Collecting Aladdin Kerosene Lamps

Today’s buyer’s guide takes a look at a popular collectible item, Aladdin kerosene lamps, sometimes known as oil lamps. These lamps were a technical innovation at a time when few households had electricity but today they’re known for their beauty and craftsmanship. This brief overview will take a look at the history of these lamps and offer a few tips about collecting them.

Guide Continued Below…

Aladdin lamps were invented to solve the problem of a flat wick lamp, namely the flickering flame that didn’t produce a lot of light. The innovation that the Aladdin mantle lamp provided was a round wick and a rare earth mantle that produced a steady glow equal to a 60 watt light bulb. They were also innovators in the advertising world, seizing upon the new media of the day in the 1920’s, radio, to promote their products in a way that would sound familiar to today’s viral marketers. Later the company, Aladdin Industries, expanded to product another popular American collectible, the lunch box, but I’ll leave that to another article.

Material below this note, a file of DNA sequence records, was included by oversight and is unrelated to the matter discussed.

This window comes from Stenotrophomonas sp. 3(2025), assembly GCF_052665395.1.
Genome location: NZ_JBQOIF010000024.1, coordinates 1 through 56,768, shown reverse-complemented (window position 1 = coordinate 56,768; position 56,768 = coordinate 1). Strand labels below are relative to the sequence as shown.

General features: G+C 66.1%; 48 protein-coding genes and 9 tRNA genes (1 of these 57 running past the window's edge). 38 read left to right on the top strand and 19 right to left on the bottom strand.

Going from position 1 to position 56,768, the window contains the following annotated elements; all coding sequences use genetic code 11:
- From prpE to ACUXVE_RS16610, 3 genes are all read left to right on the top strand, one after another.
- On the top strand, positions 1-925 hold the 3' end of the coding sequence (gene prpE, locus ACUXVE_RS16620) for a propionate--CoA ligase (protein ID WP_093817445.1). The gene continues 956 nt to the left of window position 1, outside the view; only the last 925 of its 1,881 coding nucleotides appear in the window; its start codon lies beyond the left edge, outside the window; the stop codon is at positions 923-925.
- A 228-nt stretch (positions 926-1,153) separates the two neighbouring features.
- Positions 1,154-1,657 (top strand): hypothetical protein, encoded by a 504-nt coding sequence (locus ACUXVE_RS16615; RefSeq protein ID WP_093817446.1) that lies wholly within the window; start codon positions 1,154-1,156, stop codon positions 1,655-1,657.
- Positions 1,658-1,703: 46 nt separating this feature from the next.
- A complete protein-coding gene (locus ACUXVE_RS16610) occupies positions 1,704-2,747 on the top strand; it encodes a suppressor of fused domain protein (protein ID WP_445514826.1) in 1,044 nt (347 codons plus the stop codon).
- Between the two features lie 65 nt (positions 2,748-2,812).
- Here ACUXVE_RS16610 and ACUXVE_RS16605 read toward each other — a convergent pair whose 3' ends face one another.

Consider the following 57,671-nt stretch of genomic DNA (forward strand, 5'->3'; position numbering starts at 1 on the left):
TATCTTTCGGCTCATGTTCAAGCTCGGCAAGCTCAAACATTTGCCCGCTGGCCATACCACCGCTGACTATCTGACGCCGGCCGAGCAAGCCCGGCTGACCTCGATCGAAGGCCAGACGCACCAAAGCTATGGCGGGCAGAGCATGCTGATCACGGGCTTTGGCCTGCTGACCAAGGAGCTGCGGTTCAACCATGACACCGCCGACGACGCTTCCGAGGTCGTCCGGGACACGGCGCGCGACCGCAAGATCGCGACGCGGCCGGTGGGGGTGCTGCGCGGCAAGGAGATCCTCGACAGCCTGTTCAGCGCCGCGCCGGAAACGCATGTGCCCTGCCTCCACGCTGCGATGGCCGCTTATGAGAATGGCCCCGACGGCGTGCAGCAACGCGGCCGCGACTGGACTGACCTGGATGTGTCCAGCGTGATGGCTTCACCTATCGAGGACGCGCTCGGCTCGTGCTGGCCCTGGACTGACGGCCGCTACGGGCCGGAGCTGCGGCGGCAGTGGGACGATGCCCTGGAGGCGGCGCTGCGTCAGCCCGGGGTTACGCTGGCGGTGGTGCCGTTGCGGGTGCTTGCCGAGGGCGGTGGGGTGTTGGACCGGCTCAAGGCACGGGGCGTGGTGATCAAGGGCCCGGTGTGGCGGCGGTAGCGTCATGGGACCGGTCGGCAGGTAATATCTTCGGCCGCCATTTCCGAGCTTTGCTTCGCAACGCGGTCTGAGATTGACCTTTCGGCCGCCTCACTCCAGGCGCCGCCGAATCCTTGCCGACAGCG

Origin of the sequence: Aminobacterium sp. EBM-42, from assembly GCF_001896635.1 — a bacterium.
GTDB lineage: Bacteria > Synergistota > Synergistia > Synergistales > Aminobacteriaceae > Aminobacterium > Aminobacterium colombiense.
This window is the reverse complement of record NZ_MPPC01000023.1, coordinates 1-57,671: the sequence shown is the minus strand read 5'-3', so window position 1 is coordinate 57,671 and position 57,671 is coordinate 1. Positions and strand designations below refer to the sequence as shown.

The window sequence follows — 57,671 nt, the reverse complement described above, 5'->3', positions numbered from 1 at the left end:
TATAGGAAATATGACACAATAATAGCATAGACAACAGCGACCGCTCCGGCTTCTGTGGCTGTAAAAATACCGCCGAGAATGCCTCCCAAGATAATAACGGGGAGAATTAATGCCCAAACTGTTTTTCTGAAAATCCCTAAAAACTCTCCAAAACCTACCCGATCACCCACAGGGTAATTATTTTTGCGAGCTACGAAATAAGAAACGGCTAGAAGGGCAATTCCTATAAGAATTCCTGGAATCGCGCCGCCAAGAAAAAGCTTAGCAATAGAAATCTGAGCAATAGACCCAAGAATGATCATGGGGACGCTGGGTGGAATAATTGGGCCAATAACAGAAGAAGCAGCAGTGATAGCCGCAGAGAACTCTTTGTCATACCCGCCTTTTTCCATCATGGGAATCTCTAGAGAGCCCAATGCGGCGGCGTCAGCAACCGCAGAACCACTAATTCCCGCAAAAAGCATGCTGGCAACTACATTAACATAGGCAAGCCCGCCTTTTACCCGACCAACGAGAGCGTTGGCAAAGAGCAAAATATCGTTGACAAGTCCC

Aladdin kerosene lamps were originally produced with brass bodies but the real collectibles started showing up in the 1930’s and 1940’s with beautiful colored glass bodies and globes. Some of the most popular colors were cobalt blue, alacite (ivory), moonstone and ruby red. These colors remain popular with collectors today although you can find other color variations. The styles they made included table lamps, bracket lamps and hanging lamps. You’ll also find Aladdin electric lamps, either ones made by the company itself or those converted by individuals.